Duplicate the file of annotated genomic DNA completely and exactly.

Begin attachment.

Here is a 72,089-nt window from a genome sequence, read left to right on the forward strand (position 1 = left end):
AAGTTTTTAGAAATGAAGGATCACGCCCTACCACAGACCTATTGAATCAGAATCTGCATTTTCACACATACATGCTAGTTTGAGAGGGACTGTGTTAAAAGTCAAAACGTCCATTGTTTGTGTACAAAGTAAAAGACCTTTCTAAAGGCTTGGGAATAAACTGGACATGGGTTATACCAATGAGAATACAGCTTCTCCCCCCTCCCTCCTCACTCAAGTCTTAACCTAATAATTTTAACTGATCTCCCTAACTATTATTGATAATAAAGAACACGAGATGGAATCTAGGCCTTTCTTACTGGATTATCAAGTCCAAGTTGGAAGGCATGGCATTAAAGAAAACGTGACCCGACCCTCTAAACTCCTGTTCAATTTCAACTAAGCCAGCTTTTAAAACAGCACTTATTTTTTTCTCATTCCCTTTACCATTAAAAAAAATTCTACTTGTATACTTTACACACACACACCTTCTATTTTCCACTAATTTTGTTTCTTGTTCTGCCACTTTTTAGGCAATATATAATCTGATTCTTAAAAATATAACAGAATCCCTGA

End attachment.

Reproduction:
Here is a 72,089-nt window from a genome sequence, read left to right on the forward strand (position 1 = left end):
AAGTTTTTAGAAATGAAGGATCACGCCCTACCACAGACCTATTGAATCAGAATCTGCATTTTCACACATACATGCTAGTTTGAGAGGGACTGTGTTAAAAGTCAAAACGTCCATTGTTTGTGTACAAAGTAAAAGACCTTTCTAAAGGCTTGGGAATAAACTGGACATGGGTTATACCAATGAGAATACAGCTTCTCCCCCCTCCCTCCTCACTCAAGTCTTAACCTAATAATTTTAACTGATCTCCCTAACTATTATTGATAATAAAGAACACGAGATGGAATCTAGGCCTTTCTTACTGGATTATCAAGTCCAAGTTGGAAGGCATGGCATTAAAGAAAACGTGACCCGACCCTCTAAACTCCTGTTCAATTTCAACTAAGCCAGCTTTTAAAACAGCACTTATTTTTTTCTCATTCCCTTTACCATTAAAAAAAATTCTACTTGTATACTTTACACACACACACCTTCTATTTTCCACTAATTTTGTTTCTTGTTCTGCCACTTTTTAGGCAATATATAATCTGATTCTTAAAAATATAACAGAATCCCTGA